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How chatbots & co. influence studies and higher education

Author: Johanna Seiwald

While artificial intelligence tools can enhance student life, they also come fraught with risks. Universities need to explore new avenues in how they conduct their teaching and research activities. ZHAW experts are looking for answers to this new challenge.

Mark Cieliebak sits on one of the sofas in the co-working space of the ZHAW’s Centre for Artificial Intelligence in Winterthur. He gazes through a large window into the next building, where students are currently sitting examinations. According to the Professor for Natural Language Processing at the Centre for Artificial Intelligence, there is an urgent need to consider how universities should deal with new artificial intelligence (AI) tools such as the text-based dialogue system ChatGPT. “My gut feeling tells me that AI would pass most of the examinations. Perhaps not with the highest grade, but maybe with a 4.”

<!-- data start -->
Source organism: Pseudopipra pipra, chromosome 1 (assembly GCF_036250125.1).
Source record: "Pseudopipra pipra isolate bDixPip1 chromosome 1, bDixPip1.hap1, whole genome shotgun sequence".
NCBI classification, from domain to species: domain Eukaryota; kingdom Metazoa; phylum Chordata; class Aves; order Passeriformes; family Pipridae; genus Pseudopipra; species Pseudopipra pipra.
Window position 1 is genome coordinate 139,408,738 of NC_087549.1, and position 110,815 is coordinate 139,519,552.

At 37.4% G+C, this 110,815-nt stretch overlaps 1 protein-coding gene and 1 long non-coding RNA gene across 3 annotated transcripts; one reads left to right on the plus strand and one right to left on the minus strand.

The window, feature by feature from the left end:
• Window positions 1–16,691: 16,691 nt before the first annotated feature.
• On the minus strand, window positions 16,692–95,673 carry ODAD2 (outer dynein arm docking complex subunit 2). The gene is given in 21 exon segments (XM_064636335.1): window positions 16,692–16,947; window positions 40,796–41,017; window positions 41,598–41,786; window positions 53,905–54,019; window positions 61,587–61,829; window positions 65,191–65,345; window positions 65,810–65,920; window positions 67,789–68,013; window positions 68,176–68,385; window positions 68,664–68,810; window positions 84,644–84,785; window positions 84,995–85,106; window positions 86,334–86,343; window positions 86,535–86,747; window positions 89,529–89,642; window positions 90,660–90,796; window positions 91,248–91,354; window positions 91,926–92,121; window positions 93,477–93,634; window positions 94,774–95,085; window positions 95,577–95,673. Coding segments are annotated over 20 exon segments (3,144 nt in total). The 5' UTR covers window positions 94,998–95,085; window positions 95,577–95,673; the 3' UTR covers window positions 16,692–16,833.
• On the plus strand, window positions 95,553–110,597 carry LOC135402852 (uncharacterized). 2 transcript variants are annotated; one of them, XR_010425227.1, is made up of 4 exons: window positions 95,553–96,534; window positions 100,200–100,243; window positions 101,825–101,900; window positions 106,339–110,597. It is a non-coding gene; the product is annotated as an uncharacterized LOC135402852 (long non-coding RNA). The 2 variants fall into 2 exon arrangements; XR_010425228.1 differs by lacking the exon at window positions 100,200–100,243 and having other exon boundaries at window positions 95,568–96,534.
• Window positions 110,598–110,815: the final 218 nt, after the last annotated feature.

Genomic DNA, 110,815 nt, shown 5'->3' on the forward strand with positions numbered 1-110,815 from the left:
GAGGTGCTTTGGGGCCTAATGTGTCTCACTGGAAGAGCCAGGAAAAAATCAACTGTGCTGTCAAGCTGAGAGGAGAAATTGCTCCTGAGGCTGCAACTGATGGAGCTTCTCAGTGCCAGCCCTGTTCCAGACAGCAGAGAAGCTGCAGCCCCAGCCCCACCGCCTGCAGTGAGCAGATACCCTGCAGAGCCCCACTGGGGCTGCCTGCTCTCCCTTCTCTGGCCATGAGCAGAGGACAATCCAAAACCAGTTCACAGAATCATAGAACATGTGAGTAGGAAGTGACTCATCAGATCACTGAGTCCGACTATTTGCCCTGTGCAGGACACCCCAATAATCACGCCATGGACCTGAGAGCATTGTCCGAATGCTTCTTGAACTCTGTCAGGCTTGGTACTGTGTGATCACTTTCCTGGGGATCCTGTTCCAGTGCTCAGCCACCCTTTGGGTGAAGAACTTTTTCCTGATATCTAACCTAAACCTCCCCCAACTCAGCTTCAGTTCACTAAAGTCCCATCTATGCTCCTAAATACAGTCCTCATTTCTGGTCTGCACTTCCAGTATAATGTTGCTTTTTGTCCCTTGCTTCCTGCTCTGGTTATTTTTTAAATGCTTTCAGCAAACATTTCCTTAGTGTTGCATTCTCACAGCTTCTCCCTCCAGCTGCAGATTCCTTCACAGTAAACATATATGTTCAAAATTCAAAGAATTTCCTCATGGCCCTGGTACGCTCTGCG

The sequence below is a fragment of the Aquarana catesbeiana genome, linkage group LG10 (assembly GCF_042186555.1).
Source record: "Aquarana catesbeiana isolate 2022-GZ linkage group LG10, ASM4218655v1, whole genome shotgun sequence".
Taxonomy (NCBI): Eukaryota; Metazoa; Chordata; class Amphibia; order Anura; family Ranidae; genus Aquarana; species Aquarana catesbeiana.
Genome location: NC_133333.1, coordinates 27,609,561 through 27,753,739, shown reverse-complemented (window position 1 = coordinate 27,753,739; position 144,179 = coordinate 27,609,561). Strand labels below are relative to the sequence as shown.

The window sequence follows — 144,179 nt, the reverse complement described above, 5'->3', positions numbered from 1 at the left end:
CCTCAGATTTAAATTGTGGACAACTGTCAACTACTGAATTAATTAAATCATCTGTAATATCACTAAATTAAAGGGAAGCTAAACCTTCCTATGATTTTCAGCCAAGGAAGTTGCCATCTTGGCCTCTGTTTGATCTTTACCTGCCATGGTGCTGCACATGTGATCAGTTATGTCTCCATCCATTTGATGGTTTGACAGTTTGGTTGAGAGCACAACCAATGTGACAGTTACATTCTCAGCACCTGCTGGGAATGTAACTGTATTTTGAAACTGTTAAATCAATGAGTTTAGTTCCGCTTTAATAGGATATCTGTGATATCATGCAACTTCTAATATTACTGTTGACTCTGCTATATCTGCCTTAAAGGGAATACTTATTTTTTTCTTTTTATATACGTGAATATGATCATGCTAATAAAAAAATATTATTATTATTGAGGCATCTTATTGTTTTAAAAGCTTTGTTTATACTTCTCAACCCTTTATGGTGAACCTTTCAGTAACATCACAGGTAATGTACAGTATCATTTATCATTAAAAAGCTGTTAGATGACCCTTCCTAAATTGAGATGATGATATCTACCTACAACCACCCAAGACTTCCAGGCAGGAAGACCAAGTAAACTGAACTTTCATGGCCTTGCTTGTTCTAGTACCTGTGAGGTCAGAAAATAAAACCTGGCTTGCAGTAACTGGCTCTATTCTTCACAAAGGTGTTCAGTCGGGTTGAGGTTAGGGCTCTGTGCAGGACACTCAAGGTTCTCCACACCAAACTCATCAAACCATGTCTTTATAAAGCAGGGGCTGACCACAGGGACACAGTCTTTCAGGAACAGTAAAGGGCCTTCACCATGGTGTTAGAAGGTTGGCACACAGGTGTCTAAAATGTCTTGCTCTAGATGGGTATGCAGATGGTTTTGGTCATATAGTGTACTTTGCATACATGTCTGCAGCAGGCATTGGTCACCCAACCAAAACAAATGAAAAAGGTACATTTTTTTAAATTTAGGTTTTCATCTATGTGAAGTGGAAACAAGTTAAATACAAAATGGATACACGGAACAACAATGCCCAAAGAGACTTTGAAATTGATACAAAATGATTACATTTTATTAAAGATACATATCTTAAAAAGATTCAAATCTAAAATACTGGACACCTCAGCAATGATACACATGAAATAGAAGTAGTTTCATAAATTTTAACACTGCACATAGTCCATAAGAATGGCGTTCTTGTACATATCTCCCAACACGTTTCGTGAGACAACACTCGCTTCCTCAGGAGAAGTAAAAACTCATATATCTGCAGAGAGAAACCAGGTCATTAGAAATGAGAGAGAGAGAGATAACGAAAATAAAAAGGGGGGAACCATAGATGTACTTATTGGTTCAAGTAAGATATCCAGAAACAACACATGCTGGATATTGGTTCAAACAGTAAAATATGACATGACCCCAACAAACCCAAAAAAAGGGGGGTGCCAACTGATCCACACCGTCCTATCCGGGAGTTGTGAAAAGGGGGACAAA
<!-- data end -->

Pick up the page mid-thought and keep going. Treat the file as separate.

Generative AI technologies, such as ChatGPT, are not only the subject of research at the ZHAW, but are also part of the new study and professional reality. ZHAW is intensively engaged in the integration of AI technologies into teaching to prepare students for the demands of the job market.

When ChatGPT – GPT stands for Generative Pre-trained Transformer – hit the market, schools and universities began to rumble. In New York, public schools are blocking the website, the Lucerne University of Applied Sciences and Arts is looking into the use of new anti-plagiarism software, and some are even considering a return to pen and paper. Even in the classroom at the ZHAW, lecturers are soon feeling the first effects and are considering how to use this tool successfully, i.e. in the interest of education.

In order to ensure that the tool is used as uniformly as possible throughout the university, the ZHAW published a guideline on the use of generative AI systems in performance assessments on April 1, 2023.